Start small. Less is more. If the terms iPod, Smart Phone, E-Reader, Digital Device are as foreign to you as Sanskrit, it’s time to venture into your local tech outlet small, independent or large. Go in with your head held high and don’t let them see you break a sweat. You’ll be amazed at how many young people (meaning anyone legally young enough to work), will happily swarm to your side, eager to prove how much they know versus what they know. how little you know about the latest digital tool.
Use my strategy. I always start by admitting that I know less than I really do. That approach achieves several goals: first, it reinforces in me that whatever little knowledge I have is accurate, because it has been corroborated by a 16-year-old expert; Second, it gives your salesperson a chance to ‘show’ what he knows. This way, you’ll make a friend who will hopefully guide you through what could probably be a daunting and intimidating buying process. Ideally, he will adopt you as his mentor, protecting him from making today’s overkill as well as tomorrow’s buyer’s remorse.
Then don’t hesitate to stop him immediately: as soon as he utters a cyber word beyond your comprehension, politely interrupt him and claim ignorance. This approach immediately serves as a reality check for his ‘teacher’, forcing him to go back a few terabytes, lower his expectations, and tone down his rhetoric. Your ‘tech mentor’ immediately realizes that you are dealing with someone who is still in a 20th century time warp, and adjusts his sales pitch accordingly.
Once you have their attention as to their level of technological incompetence, mention their interests. Again, it helps to be specific and ‘think small’ here. Is your passion music? Photography? Video? Statistics? Writing? Would you like to learn to use the Web? Establish a presence on Facebook or Twitter? Or do you just not want to be tied to your home phone anymore? Yes. He demurely admits that he still uses a LAN line and doesn’t have a cell phone.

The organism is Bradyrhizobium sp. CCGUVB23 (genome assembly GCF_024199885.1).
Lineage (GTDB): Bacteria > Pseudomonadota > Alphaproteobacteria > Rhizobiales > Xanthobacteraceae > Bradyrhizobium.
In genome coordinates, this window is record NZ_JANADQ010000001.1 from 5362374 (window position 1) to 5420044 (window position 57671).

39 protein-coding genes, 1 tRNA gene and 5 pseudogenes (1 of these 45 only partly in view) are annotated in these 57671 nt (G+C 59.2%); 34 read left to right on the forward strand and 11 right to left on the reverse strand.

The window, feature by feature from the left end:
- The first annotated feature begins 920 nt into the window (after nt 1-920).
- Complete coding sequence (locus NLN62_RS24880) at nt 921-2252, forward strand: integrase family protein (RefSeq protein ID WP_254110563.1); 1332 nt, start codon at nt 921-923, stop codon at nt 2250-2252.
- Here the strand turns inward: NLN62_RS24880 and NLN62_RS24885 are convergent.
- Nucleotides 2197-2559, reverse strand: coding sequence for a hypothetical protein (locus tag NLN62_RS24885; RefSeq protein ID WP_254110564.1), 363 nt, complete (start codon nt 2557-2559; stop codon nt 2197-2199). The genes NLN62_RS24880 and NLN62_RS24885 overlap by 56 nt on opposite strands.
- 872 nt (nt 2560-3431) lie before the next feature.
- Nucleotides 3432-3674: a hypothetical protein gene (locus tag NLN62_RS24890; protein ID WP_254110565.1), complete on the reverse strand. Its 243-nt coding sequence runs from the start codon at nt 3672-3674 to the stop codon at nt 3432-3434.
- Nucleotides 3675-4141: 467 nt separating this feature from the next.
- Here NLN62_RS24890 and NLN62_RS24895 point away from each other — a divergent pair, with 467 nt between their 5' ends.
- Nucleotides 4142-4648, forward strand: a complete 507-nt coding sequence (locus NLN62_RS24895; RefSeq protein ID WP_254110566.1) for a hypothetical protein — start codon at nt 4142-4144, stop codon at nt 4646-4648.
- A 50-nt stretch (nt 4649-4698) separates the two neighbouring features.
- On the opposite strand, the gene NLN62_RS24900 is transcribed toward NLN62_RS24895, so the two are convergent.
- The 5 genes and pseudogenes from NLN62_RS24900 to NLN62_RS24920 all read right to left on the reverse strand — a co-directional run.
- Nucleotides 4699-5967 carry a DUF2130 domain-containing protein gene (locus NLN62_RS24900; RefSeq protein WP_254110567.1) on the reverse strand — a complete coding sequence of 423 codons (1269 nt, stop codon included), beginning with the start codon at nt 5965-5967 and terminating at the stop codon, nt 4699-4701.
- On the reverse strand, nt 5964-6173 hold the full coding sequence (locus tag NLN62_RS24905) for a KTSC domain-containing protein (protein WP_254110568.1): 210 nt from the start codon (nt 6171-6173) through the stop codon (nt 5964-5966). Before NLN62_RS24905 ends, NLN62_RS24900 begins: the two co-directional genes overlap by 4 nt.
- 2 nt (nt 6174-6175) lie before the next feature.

A word of caution. Without a doubt, you will be a victim of all the glitter, the lights, the jargon, the media bombardment that surrounds you. Focus like a laser beam on your limitations, your specific technology goal, and your bank account.
Your goal: to focus on the least sophisticated technology tool that will get you started for the lowest price.
Regardless of what the techie on the sales floor recommends, keep asking them to “dive in” on a simpler device, one with fewer features, not more.
The trick is to strike that balance between what you really need to power your launch into the cyber world, without getting overwhelmed and confused by too many advanced and sophisticated features that you, the tech neophyte, don’t understand or probably will never use. Once again, less is more. Research shows that most of us use less than 10% of the power and features of our technology devices because: a) we are completely unaware of the capabilities of a given technology tool; b) our interests or our work focus and/or require only specific characteristics; c) our level of technical expertise is limited. In other words, “you don’t know what you don’t know.” And, until you learn what you don’t know, you don’t want to become a victim of technology overload. As a general rule of thumb, if you can’t pronounce it and if you can’t describe in your own words what it can do, you probably don’t need or want it.
Are you ready???!!! Aim, aim, aim, shoot! Make a decision. Choose a device. Trust me; Your choice to jump into the world of technology will be a cathartic experience and a defining moment.
“Now what?” you say? “Now that I caught the fish, won the prize, bought the pig, what do I do with it?” Fear not. Help is on the way. In my next segment, I will provide excellent human and material resources that are ready, willing and able to transform you into a cyber user in a very short time and with a minimum of anguish. In fact, trust me, you’ll savor the ride.